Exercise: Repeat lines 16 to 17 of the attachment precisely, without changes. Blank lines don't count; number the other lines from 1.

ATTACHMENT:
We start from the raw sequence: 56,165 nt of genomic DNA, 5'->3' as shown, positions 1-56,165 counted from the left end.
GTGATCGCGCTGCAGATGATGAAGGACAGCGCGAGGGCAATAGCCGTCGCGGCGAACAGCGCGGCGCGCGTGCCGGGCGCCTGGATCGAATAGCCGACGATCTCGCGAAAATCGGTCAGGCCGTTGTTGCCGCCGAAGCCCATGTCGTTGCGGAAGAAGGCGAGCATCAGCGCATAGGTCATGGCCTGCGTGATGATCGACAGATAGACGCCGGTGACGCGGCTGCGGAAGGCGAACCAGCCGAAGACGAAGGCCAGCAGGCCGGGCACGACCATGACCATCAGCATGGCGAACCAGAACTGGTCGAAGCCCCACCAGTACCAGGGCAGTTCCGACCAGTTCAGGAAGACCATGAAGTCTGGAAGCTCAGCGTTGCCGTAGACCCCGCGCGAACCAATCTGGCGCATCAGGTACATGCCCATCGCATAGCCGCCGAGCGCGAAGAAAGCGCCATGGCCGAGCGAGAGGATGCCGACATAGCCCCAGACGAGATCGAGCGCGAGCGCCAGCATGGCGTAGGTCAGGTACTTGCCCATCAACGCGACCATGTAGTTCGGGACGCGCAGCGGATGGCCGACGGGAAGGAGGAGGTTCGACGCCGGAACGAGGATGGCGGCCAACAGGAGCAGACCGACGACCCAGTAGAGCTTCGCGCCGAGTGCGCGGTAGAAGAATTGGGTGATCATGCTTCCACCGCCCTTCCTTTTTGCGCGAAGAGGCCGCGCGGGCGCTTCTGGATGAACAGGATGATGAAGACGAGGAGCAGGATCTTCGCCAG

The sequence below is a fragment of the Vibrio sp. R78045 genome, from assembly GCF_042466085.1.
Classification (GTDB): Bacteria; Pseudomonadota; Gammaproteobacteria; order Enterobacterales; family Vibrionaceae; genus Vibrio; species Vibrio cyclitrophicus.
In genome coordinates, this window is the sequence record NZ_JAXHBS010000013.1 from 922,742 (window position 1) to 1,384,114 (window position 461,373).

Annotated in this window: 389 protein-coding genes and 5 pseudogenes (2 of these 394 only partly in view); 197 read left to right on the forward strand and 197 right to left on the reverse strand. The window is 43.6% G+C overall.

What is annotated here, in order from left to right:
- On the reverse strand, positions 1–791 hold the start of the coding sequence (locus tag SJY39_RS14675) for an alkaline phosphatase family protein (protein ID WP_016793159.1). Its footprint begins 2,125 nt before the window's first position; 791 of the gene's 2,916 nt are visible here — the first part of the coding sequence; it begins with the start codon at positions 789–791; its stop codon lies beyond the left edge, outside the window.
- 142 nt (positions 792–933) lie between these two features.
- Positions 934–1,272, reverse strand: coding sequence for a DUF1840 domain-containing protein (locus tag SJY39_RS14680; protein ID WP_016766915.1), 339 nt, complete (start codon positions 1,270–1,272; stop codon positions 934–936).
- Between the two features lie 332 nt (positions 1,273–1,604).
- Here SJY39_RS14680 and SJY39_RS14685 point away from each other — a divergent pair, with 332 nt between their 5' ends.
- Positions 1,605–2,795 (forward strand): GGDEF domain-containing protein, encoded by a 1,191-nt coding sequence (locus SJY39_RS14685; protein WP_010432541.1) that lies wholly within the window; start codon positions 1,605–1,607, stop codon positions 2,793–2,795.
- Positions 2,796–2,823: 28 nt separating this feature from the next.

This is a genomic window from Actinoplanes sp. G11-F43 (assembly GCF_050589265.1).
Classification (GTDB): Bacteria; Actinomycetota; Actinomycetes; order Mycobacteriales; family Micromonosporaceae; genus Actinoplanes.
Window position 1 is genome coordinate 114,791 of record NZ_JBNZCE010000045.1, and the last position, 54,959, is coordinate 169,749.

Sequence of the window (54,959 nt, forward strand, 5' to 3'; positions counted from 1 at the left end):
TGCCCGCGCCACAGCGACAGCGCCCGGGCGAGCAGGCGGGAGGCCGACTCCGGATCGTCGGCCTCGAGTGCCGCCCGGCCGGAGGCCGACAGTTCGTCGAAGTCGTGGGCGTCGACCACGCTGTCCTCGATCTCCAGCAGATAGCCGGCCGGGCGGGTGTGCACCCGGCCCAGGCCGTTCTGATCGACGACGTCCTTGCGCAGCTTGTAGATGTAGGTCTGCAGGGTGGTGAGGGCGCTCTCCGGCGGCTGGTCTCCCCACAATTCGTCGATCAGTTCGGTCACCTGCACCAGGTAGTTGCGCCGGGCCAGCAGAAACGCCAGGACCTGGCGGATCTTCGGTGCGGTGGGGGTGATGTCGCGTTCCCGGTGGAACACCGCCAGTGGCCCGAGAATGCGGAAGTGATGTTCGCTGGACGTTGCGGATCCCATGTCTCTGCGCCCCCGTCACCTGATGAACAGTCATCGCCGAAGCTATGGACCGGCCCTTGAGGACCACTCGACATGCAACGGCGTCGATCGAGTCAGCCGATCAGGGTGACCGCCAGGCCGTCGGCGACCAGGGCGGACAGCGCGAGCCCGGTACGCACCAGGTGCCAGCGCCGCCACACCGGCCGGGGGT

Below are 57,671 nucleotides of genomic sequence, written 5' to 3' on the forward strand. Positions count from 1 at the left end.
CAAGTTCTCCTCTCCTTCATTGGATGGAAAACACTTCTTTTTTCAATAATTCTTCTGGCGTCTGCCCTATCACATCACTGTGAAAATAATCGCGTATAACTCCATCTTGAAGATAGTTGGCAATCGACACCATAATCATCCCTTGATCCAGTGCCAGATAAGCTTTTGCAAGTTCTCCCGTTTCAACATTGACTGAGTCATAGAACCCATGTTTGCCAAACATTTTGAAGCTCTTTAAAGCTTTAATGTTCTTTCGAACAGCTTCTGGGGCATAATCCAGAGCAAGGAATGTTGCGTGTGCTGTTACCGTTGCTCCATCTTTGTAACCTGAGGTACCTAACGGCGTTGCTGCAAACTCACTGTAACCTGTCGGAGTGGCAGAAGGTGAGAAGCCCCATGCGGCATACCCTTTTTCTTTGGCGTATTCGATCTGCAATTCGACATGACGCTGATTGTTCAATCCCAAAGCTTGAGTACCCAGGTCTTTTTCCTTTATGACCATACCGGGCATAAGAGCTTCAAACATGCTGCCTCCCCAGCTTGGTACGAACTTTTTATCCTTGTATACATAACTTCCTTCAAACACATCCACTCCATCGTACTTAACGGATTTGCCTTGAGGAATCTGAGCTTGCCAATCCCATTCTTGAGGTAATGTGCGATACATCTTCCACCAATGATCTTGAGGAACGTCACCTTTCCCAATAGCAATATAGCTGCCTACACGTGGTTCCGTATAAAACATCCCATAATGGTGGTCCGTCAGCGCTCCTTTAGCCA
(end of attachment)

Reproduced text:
Classification (GTDB): Bacteria; Actinomycetota; Actinomycetes; order Mycobacteriales; family Micromonosporaceae; genus Actinoplanes.
Window position 1 is genome coordinate 114,791 of record NZ_JBNZCE010000045.1, and the last position, 54,959, is coordinate 169,749.